Such complex systems will do much more than just learning management. Some may refer to this type of LMS as “enterprise,” which in many cases is actually an incorrect label. Enterprise typically means that the LMS is incorporated across your enterprise vs. it simply has what the provider has deemed “enterprise” features. In addition to offering standard learning management features, true enterprise systems typically offer talent management, performance management, career plan management, physical resource management, certification management, data analytics, and much more.

For reference purposes, the annual cost for an enterprise LMS solution starts at about $50K and up, so make sure that your organization truly requires such functionality in advance, instead of falling prey to “knee jerk” consideration of optional bells and whistles during your selection process. As noted above, such lack of discipline could (unnecessarily) run up your LMS investment significantly while not meeting your expectations at the same time.

The biggest reason why most organizations begin the hunt for an LMS is to track and report on learning or training activities that have already happened (or are about to happen). Although not the most exciting aspect of any software solution, flexibility of system administration, learner activity tracking and reporting capabilities are key places to start when considering an LMS solution.

Many LMSs offer a set of “canned” report templates, with some offering the ability to generate custom reports. In our experience, canned templates can provide a good starting point. However, as your business and the organization that sustains it are unique, you will likely end up needing to create custom reports to provide your business with the proof points necessary to demonstrate learner impact and business value.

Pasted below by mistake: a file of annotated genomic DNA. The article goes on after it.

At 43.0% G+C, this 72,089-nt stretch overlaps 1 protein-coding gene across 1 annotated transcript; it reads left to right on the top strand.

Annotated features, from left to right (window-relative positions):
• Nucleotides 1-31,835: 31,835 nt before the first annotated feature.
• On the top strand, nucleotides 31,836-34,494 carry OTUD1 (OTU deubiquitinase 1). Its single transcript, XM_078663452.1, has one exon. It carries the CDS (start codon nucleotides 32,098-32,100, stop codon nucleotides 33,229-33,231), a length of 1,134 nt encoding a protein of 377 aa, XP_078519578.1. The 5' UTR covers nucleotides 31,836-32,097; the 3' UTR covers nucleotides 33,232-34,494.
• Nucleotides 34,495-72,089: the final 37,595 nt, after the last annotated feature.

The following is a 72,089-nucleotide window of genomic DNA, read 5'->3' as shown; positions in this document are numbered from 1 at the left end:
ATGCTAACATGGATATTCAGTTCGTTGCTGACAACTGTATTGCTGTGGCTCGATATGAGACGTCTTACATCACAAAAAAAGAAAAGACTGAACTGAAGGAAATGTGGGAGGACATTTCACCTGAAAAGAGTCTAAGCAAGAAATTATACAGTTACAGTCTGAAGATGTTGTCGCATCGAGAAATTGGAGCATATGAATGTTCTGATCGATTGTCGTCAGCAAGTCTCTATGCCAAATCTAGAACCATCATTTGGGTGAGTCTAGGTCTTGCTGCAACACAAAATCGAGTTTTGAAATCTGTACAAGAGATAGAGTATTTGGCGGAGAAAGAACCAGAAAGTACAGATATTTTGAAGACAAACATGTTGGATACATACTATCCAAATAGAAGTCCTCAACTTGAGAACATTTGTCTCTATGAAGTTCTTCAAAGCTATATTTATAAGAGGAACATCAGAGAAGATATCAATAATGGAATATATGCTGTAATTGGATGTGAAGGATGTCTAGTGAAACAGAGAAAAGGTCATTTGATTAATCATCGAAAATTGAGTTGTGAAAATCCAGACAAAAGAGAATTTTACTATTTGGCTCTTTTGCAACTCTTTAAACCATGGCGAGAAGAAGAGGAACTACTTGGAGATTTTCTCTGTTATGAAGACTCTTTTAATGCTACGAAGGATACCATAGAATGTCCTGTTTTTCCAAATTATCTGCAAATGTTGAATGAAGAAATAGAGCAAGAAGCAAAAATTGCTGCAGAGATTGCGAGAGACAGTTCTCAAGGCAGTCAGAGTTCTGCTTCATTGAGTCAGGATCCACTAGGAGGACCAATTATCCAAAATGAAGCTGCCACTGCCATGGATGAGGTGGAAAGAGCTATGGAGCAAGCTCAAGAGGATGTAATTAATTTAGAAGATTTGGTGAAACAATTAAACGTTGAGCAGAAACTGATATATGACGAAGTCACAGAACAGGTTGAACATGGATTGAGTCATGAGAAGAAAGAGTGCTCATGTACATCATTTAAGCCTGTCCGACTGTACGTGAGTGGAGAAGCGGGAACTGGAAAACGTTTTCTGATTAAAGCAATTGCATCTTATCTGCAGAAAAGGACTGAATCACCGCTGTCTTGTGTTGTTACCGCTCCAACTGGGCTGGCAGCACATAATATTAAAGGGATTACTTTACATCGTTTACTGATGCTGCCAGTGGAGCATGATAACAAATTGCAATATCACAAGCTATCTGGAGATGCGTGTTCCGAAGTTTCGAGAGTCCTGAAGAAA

As such, one of the first capabilities to focus on is to make sure that your LMS can export any standard report into a standard delimited file format (like .CSV) so that you may view and manipulate the data in standard spreadsheet programs (e.g., MS Excel, Google Sheets, SmartSheets). Look for an LMS that provides learning administrators with the ability to easily customize canned reports or better still, to access the complete dataset managed by the system and the ability to create ground-up custom report templates that meet your specific reporting requirements.

A bonus reporting capability is support for automated delivery subscriptions, where your report may be sent to you (or other stakeholders) directly on a scheduled basis, one-time or recurring. In practice, across multiple learning activities across your entire organization, this quickly becomes an indispensable time saver.

Lastly, while some course authoring tools will allow you to create a certificate of completion for a given course (or lesson), many do not. Even if they do, the LMS may not have access to these certificates or can track or report out which learners earned the certificate(s). If your learning or training requirements include the issuing and tracking of completion certificates, be sure that the LMS (and not the course authoring tool) has the ability for admins to create, award, track and report out on certificates, independent of the course content.